An hour later they safely stumbled into a cluster of chromatic light. Georgie wondered if she had fallen under some kind of enchantment….Surrounding the church were hundreds of colorful star-shaped lanterns hanging off white-blossomed frangipani trees. Georgie stood frozen in place, overwhelmed by the feeling that she had entered a secret village of wood sprites.
— Under the Sugar Sun
Want to know a secret? This passage is wrong. Sort of. Maybe.
One thing is right. Those “colorful star-shaped lanterns” are the ubiquitous symbol of Christmas in the Philippines: parols. They are everywhere: on houses, in malls, along highways, and—their original purpose—lighting the path to church. The original star design was reminiscent of the Nativity story:
After they had heard the king, they went on their way, and the star they had seen in the east went ahead of them until it stopped over the place where the child was. When they saw the star, they were overjoyed. (Matthew 2:9-10)
I am still overjoyed when I see a parol. In fact, so much so that I brought one back with me, and it may be the only one of its kind in rural New Hampshire. And, okay, that’s fine—we live in a globalized world these days—but would Hacienda Altarejos really have had a parol or two in 1902? Eh, close enough. The parol—from the Spanish farol for lantern—did originate in Spanish times, so that’s good for my timing. It even seems that the Mexican piñata got jumbled in the origin story somewhere, accounting for the bright colors of crepe paper or papel de Japon (Japanese rice paper). But I think they looked a lot different, more like the regular lanterns they were named after.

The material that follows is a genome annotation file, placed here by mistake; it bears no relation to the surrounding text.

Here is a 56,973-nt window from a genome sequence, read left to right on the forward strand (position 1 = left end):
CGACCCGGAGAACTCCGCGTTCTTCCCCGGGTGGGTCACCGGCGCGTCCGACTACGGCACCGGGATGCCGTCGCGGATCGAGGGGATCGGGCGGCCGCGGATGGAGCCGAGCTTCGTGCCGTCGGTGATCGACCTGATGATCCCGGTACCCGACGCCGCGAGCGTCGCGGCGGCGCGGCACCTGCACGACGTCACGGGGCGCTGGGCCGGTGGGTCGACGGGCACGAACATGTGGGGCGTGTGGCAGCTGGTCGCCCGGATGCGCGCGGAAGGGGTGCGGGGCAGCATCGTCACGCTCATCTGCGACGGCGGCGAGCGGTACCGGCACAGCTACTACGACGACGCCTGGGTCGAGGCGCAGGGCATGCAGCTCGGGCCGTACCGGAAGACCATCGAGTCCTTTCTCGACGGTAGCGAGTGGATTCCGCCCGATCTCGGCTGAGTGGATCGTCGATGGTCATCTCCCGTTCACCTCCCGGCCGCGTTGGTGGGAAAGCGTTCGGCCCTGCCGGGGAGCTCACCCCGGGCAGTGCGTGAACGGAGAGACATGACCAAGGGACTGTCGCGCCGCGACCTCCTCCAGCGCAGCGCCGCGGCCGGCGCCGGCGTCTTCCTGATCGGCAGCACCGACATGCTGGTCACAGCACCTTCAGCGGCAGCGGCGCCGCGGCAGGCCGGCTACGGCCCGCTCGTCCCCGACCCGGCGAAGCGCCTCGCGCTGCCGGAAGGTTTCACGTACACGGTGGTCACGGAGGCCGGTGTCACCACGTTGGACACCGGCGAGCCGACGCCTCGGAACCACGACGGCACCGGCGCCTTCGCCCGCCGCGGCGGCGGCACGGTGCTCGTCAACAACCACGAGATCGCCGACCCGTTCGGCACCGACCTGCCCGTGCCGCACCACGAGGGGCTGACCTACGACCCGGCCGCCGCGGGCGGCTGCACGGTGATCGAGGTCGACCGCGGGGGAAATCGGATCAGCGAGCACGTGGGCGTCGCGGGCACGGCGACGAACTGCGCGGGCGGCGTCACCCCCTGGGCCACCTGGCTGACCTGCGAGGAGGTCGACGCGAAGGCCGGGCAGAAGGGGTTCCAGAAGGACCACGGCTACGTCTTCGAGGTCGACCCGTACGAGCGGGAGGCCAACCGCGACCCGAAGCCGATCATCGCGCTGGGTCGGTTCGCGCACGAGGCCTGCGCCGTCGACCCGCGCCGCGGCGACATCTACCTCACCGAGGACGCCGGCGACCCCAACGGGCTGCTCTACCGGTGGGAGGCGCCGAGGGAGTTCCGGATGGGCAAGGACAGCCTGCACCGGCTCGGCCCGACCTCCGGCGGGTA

It was not until 1908—when a salt vendor in Pampanga named Francisco Estanislao slapped together some bamboo strips in festive shapes—that the tradition we know today was born. And, if Estanislao did not invent this “real” parol until 1908, and he was all the way up in Luzon, wouldn’t it have taken a few years for the tradition to spread to the island of Negros, where my story takes place? Okay, so I was a little off. But no one has called my bluff—yet. I think this is because to anyone in the islands, the Christmas season requires parols. I would have gotten flack if I had forgotten them!
Parols today do light the way to mass…and the way to Starbuck’s, too. (Whatever gods ye worship, people!) Back in the Edwardian era, the main light sources were candles or coconut oil lamps. These days there are at least three hundred tiny light bulbs in just a small parol. This is why mine had to be refitted for 110v before we shipped it back. (Thank you to Edith Rocha Tan for help on that!) Now, those three hundred little lights give unsuspecting New England drivers fits as they drive by at night. Sweet.
Fortunately, the art—and it is an art—of parol-making is still being passed down the Estanislao-David-Quiwa family:
When we were kids, my brothers and I would play with our toy trucks and attach our own parol drawings on cardboard, simulating the position the way the real arrangements of actual giant lantern festival entries were supposed to be during competitions. We simulated a mini-competition in our home and let our tatang [father] judge who among the siblings had the best design.
The giant lantern competition Arvin Quiwa was emulating is Ligligan Parul in San Fernando, Pampanga, which takes place the week before Christmas. And there are similar competitions and displays all around the greater Pinoy diaspora. I’m telling you: it’s not Pasko without a parol, no matter where you are. Maligayang Pasko! (Or Malipayong Pasko! in Cebuano.)
(Note: This post, also titled “Sugar Sun series glossary term #28: parol,” is cross-posted at JenniferHallock.com. In addition, I will be reading in person from my Christmas scene—the one at the top of the post—at Weare Public Library in Weare, New Hampshire, on December 19th at 7pm. I will also answer questions about Christmases past and anything else you want to know. Hope to see you there!)